On Monday, with just one day before the official kickoff of the next legislative session, the Indiana Chamber of Commerce held its legislative preview in downtown Indianapolis. The gathering was a chance to hear from some key lawmakers about the issue at the heart of the next General Assembly session.
The Indiana Fiscal Policy Institute expects the state to have about $13.5 billion of revenue, but up to $14.5 billion of obligatory expenses such as Medicaid and public education. That means state legislators need to make up the difference: as much as $1 billion.
The man just hours away from becoming Speaker of the House is Indianapolis Republican Brian Bosma; who, along with Governor Mitch Daniels has pledged not to use tax increases to fill that gap. That means cuts, and Bosma says while he thinks K-12 education funding will be protected, the rest of the budget is under scrutiny.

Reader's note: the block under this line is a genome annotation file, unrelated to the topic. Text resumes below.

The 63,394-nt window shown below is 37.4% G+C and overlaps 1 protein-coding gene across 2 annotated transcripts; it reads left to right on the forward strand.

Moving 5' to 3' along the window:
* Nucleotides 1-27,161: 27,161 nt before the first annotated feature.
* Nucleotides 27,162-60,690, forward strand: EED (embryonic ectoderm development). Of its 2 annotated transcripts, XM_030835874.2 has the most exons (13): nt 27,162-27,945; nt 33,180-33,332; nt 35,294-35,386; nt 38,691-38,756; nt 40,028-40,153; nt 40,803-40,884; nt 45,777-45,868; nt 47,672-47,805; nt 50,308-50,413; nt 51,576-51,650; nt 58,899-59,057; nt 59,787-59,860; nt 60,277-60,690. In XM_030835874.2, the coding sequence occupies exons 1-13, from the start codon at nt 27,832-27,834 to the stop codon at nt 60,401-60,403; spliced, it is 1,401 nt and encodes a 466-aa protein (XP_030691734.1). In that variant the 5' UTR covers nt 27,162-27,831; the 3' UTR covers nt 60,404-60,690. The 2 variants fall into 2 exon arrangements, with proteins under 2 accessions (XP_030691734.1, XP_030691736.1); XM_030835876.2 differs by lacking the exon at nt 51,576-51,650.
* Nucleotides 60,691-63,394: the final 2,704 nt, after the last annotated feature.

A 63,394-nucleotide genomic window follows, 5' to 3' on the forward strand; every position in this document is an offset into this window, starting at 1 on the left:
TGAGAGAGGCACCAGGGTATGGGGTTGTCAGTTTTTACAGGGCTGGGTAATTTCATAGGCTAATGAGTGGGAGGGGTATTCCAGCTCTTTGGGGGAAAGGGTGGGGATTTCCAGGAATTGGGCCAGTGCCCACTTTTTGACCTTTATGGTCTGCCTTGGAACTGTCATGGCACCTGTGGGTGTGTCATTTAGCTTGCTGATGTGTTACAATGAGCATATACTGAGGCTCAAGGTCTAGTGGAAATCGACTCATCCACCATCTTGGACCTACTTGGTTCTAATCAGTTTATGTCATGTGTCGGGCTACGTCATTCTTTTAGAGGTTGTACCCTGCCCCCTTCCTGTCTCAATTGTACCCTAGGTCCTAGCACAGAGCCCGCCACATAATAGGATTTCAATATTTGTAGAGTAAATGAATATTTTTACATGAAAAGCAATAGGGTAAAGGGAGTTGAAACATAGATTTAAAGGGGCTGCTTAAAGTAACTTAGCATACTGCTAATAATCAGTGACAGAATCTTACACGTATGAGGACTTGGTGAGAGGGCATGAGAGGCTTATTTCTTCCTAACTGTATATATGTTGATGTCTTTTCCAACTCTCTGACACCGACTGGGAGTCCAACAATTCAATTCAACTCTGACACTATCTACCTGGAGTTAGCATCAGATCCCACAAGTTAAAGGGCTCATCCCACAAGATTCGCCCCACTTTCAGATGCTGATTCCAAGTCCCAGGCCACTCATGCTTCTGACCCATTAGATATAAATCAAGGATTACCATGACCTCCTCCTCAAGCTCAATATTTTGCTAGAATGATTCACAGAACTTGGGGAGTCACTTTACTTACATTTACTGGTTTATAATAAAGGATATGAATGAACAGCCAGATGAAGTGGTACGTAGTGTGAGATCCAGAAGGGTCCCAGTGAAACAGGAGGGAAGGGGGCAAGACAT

“Every other area of state government expenditure will have to have a hard look,” Bosma says. “Do we need to spend this money? Do we need to perform this function? And if we decide we do, is this the most efficient way to perform it?”
The current state budget is padded with about $1 billion dollars of state reserves plus more than $2.5 billion more in federal stimulus money.